Charles Spurgeon famously commented, “Of two evils, choose neither.” Well, to borrow from the prince of preachers, I’d like to argue: Given a choice in a false dichotomy, choose both.
Recently, an scholarly evangelical voice took to the web to denounce what he termed “Great Commission Christianity,” defined loosely as “a truncated view of the gospel, the kingdom, and redemption” marked by a “hyper-focus on saving individuals.” The author argues that evangelicalism since the modern missionary movement has been too focused on conversion-focused evangelism to the neglect of a broader biblical theology of the kingdom of God and its fruit in society.
Hence, the author contrasts Great Commission Christianity with “Cosmic Redemptive Christianity,” for which he appeals to a definition offered by Tim Keller: “Through the person and work of Jesus Christ, God fully accomplishes salvation for us, rescuing us from judgment for sin into fellowship with him, and then restores the creation in which we can enjoy our new life together with him forever.”
One major flaw of the article is its straw-man argumentation. It is not difficult, frankly, to paint a caricature of a certain stream of the Christian church, assign it an arbitrary label (“Great Commission Christianity”), and then turn and extol the advantages of an alternative view (which, as defined by Keller, is quite robust. But my purpose here is not to dissect the logic of the article, nor correct its misapprehensions of the modern missionary movement. Foundationally, it is true that there is a breed of evangelicalism that focuses on individual conversion, revivalism, and pietism to the exclusion of an all-of-life Christianity soaked in the lordship of Christ.
Rather, my purpose is to show that with regard to cosmic redemption and the Great Commission—what God has brought together—such things we must not tear asunder. And further, since half of all churchgoers don’t even know Jesus’ final marching orders, I would contend that we need more Great Commission Christianity, not less.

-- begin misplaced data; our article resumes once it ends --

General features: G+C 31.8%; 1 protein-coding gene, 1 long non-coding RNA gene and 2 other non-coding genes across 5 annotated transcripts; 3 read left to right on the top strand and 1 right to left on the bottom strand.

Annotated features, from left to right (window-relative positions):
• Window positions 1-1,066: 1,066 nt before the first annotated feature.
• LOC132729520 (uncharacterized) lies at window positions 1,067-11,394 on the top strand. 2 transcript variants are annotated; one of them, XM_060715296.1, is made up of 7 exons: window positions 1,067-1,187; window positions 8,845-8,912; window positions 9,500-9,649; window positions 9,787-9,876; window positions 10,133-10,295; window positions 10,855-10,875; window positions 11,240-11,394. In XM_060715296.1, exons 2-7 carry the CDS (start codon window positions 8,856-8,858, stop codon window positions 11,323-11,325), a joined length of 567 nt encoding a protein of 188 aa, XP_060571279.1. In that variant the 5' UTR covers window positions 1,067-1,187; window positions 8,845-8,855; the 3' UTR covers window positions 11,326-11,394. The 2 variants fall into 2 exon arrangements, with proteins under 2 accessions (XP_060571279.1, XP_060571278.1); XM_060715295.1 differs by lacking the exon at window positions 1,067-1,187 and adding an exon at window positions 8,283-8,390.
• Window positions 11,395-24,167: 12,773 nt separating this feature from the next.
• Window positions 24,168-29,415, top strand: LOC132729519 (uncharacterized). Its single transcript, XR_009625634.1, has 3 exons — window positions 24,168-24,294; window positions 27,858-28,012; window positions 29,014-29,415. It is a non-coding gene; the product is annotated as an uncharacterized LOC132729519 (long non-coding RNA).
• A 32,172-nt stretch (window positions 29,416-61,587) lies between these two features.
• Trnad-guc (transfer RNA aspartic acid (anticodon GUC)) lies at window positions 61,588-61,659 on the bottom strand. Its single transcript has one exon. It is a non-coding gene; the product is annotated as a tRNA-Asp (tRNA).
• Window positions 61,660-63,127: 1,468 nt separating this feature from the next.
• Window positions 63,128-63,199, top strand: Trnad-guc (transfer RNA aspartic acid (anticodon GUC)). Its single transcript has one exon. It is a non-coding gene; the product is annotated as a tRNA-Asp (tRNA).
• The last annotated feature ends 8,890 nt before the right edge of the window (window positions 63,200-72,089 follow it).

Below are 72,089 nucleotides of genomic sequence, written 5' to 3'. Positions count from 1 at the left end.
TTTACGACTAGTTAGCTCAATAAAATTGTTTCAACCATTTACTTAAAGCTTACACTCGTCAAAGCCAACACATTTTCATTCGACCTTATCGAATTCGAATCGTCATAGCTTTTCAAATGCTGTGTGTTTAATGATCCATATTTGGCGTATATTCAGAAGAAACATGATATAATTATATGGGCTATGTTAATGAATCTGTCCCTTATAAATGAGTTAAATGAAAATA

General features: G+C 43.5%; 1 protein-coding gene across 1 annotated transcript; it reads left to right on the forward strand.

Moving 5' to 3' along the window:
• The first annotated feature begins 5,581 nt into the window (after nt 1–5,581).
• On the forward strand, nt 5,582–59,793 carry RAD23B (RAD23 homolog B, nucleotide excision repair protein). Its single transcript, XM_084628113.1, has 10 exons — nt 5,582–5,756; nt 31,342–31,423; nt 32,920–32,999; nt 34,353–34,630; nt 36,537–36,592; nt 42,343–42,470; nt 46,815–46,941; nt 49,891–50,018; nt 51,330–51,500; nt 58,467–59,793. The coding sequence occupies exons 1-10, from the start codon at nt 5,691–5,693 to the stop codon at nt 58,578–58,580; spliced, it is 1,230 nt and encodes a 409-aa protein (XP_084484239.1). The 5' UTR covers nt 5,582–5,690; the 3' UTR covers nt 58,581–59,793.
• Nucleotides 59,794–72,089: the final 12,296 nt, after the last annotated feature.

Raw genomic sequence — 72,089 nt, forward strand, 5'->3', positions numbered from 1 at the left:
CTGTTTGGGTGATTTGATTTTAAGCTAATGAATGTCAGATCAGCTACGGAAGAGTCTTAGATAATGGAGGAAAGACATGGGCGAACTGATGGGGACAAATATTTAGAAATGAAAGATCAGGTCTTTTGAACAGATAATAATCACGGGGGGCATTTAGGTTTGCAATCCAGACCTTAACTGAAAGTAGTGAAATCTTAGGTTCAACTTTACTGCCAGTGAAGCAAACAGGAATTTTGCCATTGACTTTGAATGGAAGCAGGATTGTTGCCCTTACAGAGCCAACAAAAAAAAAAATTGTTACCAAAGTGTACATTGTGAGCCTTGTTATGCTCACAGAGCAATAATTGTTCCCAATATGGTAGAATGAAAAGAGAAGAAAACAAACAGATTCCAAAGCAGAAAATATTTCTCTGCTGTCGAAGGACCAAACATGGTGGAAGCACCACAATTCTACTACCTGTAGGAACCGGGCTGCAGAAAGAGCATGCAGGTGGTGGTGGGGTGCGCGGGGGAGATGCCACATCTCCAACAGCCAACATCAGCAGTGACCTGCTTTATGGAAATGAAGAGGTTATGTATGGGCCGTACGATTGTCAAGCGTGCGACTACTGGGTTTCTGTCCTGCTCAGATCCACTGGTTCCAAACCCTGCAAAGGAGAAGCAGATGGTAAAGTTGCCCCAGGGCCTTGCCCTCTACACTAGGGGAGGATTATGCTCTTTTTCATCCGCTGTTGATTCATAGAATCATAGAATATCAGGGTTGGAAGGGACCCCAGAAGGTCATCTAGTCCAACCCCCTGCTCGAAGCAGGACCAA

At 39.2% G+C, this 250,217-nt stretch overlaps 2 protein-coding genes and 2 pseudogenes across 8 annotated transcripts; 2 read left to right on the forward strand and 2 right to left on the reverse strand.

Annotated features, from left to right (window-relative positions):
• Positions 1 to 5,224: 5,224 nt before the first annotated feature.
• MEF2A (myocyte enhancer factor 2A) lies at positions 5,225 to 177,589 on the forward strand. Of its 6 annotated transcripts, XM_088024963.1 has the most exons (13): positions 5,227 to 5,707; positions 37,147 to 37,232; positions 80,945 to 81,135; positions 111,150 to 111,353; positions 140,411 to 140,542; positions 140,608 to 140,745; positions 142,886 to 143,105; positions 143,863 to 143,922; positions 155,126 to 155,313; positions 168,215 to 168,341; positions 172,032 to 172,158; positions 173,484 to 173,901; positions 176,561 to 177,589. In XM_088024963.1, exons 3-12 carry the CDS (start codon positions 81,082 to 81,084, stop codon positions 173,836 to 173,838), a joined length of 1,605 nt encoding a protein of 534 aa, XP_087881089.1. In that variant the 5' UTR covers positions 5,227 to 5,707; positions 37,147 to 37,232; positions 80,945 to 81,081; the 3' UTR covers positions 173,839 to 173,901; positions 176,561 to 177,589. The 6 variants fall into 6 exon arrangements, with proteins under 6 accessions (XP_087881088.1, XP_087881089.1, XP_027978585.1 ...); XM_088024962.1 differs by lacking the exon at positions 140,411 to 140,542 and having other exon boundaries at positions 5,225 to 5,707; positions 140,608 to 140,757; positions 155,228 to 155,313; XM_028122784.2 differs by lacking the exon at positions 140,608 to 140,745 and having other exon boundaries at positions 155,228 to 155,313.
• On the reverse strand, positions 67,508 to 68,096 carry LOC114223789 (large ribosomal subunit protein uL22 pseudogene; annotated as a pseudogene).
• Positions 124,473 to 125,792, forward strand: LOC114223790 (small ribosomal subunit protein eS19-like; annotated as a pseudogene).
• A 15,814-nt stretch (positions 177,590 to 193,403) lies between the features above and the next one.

Seed and Fruit
The relationship between the Great Commission’s gospel-preaching, disciple-making mandate and the New Testament kingdom promises is not one of dichotomy; rather, it is the relationship between seed and fruit.
The conversion experience implied in such words as “disciple” and “baptize” yield the harvest of “observing all” Jesus has commanded, from the privacy of the prayer closet to the public square. Preaching salvation in Christ is no more the enemy of cultural labor than planting apple seeds is the enemy of pie.
In 1 Corinthians 15, Paul delivers what some might call a “truncated” gospel—that is, one centering almost entirely on the death and resurrection of Christ to accomplish forgiveness of sins (vv. 1-4). But as the chapter unfolds, we realize that this redemptive work—with the salvation of individuals as its focal point—is the germ in the old creation that produces the defeat of all of Christ’s visible and invisible enemies (vv. 24-26) and the accomplishment of the final resurrection itself (vv. 50-55). The gospel that saves individual sinners from the wrath of God is the mustard seed that sprouts into all the fruits of the kingdom, the pebble that swells into a global mountain, the leaven that makes the whole loaf rise.
It’s no mistake that the Great Commission seems to echo the cultural mandate of Genesis 1:28. The first Adam and his wife received rulership of creation and plunged it into ruin; the second Adam and his bride, the church, redeem the world by means of the gospel in anticipation of the final consummation.
This is not just a clever analogy or an abstract exercise in biblical theology; this is the literal outworking of the fact that all heavenly and earthly authority has been given to Christ (Matt 28:18)—or, as the Apostle John phrases it, “The kingdom of the world has become the kingdom of our Lord and of his Christ” (Rev 11:15).
An All-Encompassing Mandate
It should be noted that what we simply do not find in Christ’s mandate is anything like our stripped-bare, modern theology of decisional regeneration and all its accompanying sales tactics. Discipling panta ta ethnē means knees bowing, not just aisles walked. Baptizing in the name of the Triune God means swearing allegiance to King Jesus publicly—every head not down, every eye not closed, no hands raised, contra to the introspective revivalism the author associates with the Great Commission.